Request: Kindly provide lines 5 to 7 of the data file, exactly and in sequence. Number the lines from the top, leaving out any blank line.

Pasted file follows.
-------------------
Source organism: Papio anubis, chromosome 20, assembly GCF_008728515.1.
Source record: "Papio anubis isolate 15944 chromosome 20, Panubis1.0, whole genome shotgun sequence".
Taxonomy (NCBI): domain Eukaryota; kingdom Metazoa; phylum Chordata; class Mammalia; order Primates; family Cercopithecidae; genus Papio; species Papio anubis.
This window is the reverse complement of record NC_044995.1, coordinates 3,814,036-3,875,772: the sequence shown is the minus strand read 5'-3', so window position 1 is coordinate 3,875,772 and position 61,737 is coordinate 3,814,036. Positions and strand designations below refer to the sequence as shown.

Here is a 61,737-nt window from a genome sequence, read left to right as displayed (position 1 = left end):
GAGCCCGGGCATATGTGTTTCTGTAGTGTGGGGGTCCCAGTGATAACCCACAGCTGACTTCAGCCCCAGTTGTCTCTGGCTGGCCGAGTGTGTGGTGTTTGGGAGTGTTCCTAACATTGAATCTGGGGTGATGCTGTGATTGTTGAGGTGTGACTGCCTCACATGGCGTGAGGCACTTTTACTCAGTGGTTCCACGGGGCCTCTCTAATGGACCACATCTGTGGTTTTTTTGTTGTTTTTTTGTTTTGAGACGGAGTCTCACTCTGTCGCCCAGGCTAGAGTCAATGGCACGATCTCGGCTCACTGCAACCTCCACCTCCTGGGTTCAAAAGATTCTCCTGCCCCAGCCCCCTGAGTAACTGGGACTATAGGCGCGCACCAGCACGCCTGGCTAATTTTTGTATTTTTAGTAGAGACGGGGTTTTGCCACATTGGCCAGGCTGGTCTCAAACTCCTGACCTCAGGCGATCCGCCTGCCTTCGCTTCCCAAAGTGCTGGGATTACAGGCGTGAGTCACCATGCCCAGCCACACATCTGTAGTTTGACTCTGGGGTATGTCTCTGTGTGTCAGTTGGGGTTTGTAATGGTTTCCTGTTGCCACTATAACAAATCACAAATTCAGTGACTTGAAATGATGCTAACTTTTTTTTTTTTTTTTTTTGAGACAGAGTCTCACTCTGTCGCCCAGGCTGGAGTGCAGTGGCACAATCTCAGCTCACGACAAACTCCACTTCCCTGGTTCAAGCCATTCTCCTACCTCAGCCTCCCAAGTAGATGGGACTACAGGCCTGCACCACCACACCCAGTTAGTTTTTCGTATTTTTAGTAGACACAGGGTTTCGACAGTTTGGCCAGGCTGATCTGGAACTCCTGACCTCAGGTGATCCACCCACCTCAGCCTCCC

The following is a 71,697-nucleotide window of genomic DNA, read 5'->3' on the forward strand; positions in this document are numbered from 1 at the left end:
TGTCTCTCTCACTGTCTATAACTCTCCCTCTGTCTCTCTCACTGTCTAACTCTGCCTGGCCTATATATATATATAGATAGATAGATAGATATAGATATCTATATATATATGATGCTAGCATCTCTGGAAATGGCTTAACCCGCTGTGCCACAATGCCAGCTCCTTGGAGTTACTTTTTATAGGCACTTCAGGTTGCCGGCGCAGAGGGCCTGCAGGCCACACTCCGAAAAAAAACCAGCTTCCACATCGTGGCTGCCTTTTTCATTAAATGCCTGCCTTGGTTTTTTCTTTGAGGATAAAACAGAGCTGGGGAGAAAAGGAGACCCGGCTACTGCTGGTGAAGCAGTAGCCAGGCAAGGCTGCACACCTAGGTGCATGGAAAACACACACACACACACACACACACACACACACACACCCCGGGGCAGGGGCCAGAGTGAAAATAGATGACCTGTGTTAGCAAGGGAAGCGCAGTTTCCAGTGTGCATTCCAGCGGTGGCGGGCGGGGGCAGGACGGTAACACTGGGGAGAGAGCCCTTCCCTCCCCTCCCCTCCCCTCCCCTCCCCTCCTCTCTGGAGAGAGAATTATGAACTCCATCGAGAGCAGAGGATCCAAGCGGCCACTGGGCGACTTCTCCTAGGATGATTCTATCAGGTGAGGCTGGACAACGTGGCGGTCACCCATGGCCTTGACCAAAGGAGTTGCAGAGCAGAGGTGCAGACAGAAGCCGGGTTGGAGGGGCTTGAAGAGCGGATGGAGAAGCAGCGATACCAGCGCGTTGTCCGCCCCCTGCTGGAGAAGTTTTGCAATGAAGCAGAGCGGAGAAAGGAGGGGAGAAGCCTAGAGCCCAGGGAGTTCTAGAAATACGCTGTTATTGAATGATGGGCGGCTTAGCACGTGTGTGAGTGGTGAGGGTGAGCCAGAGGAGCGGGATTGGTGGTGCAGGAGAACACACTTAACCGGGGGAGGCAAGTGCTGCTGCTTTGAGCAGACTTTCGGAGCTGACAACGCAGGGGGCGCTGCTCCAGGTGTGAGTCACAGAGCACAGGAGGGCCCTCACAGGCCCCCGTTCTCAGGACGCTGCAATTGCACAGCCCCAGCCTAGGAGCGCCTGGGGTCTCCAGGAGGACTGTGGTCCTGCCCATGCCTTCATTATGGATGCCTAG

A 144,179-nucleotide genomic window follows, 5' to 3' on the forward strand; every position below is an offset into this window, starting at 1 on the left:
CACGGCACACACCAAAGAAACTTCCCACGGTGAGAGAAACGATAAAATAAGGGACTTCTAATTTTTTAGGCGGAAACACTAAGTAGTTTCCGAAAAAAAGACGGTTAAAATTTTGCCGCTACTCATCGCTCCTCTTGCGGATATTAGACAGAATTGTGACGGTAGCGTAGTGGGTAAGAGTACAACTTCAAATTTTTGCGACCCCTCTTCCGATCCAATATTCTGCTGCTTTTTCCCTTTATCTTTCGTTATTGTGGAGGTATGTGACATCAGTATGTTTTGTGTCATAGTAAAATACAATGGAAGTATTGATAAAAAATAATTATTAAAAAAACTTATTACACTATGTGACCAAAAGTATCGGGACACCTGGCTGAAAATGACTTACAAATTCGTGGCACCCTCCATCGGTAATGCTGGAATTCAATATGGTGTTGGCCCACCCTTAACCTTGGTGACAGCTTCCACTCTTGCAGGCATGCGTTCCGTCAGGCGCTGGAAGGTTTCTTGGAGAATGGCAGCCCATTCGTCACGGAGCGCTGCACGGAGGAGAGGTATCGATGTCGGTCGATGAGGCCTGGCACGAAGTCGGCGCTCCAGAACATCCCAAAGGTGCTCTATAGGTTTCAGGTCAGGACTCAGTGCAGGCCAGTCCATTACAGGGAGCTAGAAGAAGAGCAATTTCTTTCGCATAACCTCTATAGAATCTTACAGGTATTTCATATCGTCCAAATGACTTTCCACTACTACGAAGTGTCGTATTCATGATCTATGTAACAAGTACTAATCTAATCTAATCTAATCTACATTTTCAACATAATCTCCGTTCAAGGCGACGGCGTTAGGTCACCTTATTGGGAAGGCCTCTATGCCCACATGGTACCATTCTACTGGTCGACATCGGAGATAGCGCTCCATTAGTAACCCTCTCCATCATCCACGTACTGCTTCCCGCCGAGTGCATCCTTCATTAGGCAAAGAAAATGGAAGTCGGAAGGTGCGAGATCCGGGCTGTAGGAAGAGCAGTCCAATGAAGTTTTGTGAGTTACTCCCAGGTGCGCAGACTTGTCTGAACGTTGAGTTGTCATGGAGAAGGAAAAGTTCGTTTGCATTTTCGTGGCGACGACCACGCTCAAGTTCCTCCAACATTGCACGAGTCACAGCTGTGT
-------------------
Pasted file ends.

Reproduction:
Here is a 61,737-nt window from a genome sequence, read left to right as displayed (position 1 = left end):
GAGCCCGGGCATATGTGTTTCTGTAGTGTGGGGGTCCCAGTGATAACCCACAGCTGACTTCAGCCCCAGTTGTCTCTGGCTGGCCGAGTGTGTGGTGTTTGGGAGTGTTCCTAACATTGAATCTGGGGTGATGCTGTGATTGTTGAGGTGTGACTGCCTCACATGGCGTGAGGCACTTTTACTCAGTGGTTCCACGGGGCCTCTCTAATGGACCACATCTGTGGTTTTTTTGTTGTTTTTTTGTTTTGAGACGGAGTCTCACTCTGTCGCCCAGGCTAGAGTCAATGGCACGATCTCGGCTCACTGCAACCTCCACCTCCTGGGTTCAAAAGATTCTCCTGCCCCAGCCCCCTGAGTAACTGGGACTATAGGCGCGCACCAGCACGCCTGGCTAATTTTTGTATTTTTAGTAGAGACGGGGTTTTGCCACATTGGCCAGGCTGGTCTCAAACTCCTGACCTCAGGCGATCCGCCTGCCTTCGCTTCCCAAAGTGCTGGGATTACAGGCGTGAGTCACCATGCCCAGCCACACATCTGTAGTTTGACTCTGGGGTATGTCTCTGTGTGTCAGTTGGGGTTTGTAATGGTTTCCTGTTGCCACTATAACAAATCACAAATTCAGTGACTTGAAATGATGCTAACTTTTTTTTTTTTTTTTTTTGAGACAGAGTCTCACTCTGTCGCCCAGGCTGGAGTGCAGTGGCACAATCTCAGCTCACGACAAACTCCACTTCCCTGGTTCAAGCCATTCTCCTACCTCAGCCTCCCAAGTAGATGGGACTACAGGCCTGCACCACCACACCCAGTTAGTTTTTCGTATTTTTAGTAGACACAGGGTTTCGACAGTTTGGCCAGGCTGATCTGGAACTCCTGACCTCAGGTGATCCACCCACCTCAGCCTCCC

The following is a 71,697-nucleotide window of genomic DNA, read 5'->3' on the forward strand; positions in this document are numbered from 1 at the left end: